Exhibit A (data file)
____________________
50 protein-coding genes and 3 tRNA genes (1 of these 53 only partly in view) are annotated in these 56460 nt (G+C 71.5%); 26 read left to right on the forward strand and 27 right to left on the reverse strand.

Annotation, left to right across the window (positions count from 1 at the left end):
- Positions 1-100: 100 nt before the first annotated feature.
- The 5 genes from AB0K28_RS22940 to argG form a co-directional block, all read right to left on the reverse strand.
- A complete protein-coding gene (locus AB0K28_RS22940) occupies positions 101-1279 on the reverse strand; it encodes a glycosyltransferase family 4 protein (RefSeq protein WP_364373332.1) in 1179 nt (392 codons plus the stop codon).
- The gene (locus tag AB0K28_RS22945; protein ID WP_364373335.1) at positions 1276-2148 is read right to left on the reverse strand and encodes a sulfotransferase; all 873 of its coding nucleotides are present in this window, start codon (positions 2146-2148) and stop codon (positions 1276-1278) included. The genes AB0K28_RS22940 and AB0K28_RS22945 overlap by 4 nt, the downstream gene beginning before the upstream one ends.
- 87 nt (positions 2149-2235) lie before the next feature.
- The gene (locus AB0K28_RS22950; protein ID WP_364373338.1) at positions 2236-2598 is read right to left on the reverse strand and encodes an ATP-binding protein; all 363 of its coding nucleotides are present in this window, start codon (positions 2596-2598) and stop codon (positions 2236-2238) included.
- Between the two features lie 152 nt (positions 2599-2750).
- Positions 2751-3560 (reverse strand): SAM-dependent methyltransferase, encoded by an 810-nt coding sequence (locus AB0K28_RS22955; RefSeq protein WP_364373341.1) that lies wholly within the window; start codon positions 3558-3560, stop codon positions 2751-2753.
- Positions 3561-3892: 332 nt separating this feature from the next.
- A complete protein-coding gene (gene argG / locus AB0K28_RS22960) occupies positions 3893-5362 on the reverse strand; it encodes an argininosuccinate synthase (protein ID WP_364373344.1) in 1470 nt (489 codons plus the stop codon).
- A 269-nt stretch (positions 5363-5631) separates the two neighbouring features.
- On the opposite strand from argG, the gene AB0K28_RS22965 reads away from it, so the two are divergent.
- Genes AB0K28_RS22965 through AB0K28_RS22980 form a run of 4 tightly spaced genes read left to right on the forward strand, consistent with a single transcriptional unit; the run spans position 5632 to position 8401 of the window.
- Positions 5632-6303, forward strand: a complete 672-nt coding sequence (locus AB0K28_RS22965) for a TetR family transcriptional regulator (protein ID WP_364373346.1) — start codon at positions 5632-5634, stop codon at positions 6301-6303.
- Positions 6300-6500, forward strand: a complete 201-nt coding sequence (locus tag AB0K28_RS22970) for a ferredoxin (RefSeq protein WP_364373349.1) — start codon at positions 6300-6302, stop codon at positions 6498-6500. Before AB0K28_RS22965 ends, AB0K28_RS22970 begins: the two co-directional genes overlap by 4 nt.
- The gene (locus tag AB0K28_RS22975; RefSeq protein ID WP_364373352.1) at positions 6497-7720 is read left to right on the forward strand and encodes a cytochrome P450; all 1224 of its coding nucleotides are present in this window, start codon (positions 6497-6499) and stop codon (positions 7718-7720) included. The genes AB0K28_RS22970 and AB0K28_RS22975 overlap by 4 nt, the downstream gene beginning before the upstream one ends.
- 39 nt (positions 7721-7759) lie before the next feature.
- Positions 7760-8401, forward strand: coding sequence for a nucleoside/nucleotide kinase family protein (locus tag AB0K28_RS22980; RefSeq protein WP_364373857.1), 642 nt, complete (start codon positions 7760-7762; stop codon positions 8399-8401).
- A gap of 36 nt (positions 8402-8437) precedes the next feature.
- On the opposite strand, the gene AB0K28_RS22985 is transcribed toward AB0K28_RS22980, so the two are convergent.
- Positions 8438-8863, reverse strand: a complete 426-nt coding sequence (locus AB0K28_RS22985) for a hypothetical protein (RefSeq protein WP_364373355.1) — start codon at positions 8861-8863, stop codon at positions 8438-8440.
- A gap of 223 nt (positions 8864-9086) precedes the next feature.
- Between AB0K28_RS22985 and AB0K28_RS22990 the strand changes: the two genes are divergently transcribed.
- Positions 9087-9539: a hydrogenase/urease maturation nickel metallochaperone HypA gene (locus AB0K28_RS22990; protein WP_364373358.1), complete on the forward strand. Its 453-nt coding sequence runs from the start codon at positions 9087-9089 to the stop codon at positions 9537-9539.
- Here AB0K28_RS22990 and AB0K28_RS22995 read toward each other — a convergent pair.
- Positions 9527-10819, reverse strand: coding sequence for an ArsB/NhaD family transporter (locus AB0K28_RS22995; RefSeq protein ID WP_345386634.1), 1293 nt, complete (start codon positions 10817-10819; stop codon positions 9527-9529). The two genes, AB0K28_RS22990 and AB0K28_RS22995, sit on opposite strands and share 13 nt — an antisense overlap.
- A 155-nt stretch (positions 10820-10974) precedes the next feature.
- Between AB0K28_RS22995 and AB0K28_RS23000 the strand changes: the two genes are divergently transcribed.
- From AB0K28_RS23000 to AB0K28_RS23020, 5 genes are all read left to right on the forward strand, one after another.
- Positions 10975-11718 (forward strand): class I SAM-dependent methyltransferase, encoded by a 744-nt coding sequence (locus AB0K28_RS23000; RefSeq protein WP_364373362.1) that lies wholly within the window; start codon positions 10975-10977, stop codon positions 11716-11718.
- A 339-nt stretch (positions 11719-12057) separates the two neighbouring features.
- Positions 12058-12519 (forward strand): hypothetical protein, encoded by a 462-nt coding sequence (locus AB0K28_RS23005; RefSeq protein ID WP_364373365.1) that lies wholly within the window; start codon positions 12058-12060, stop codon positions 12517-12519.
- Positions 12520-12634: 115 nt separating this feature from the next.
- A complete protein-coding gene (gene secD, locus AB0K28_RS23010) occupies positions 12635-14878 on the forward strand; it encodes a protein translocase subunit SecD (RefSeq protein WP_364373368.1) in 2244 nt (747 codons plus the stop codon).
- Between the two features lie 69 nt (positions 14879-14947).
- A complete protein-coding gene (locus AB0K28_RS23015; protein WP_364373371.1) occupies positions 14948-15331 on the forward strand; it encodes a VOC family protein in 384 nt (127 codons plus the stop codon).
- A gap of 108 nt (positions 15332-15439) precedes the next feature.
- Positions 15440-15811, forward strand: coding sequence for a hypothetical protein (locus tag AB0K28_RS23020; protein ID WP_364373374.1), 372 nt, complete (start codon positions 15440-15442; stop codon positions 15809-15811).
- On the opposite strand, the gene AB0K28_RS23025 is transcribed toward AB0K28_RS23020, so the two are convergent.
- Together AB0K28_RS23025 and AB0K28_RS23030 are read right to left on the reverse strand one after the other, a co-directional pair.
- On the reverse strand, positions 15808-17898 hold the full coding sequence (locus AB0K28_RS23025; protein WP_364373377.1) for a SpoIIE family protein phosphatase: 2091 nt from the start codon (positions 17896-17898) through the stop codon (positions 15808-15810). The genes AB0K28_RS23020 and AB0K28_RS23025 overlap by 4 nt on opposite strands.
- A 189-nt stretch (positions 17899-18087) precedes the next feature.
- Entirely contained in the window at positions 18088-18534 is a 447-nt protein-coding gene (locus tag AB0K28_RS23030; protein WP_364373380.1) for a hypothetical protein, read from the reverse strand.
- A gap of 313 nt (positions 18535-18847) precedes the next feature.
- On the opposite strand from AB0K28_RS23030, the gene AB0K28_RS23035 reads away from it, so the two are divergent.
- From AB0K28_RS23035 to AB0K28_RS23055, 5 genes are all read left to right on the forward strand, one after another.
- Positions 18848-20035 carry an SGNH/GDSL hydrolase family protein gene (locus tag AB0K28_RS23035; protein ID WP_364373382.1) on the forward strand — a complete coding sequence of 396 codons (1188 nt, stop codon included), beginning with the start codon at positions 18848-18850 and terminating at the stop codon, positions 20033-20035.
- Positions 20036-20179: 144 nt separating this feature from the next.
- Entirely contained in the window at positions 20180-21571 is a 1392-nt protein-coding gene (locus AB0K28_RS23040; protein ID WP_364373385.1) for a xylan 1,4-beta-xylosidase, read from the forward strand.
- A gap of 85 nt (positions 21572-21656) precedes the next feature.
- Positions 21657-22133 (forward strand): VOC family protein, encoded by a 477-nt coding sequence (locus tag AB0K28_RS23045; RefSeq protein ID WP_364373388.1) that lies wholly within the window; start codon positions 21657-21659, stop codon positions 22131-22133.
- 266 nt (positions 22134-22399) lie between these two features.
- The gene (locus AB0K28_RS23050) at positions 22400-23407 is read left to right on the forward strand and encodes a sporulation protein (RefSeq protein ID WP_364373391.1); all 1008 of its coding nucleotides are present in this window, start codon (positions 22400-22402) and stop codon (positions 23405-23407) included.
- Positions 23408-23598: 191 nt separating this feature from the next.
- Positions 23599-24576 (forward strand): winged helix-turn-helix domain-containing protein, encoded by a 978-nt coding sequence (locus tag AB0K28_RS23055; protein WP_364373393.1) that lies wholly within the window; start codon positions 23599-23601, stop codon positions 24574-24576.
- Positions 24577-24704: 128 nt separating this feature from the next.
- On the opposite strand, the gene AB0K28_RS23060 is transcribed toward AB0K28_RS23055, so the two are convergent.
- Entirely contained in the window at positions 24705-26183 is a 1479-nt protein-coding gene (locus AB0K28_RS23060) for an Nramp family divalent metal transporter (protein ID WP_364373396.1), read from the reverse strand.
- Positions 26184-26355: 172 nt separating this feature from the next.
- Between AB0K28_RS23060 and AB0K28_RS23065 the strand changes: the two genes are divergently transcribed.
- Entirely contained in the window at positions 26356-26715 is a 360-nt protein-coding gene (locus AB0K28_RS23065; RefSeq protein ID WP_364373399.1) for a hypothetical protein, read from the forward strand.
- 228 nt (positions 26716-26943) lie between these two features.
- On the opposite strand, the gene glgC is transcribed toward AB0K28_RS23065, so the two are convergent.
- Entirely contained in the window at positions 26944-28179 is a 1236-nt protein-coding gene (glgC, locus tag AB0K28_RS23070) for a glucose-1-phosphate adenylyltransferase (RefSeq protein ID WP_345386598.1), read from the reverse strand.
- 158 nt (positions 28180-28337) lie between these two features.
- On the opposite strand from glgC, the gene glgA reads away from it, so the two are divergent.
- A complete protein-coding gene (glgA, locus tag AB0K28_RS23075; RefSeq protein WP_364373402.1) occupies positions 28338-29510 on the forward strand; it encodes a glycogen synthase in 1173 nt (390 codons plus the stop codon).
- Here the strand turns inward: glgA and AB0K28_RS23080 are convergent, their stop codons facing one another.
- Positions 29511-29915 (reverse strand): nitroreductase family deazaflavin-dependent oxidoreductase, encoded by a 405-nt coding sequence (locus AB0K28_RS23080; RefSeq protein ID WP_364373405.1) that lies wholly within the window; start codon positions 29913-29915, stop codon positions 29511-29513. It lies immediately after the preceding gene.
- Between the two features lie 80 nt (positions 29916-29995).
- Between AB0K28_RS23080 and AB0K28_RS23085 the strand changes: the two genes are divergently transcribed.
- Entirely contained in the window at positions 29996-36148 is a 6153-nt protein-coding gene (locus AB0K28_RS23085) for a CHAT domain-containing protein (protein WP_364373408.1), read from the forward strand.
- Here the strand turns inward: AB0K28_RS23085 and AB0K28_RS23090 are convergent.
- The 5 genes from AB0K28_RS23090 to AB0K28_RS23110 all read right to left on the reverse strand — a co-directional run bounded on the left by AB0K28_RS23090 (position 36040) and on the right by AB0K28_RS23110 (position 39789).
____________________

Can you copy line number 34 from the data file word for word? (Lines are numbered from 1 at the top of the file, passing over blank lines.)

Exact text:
- Positions 12058-12519 (forward strand): hypothetical protein, encoded by a 462-nt coding sequence (locus AB0K28_RS23005; RefSeq protein ID WP_364373365.1) that lies wholly within the window; start codon positions 12058-12060, stop codon positions 12517-12519.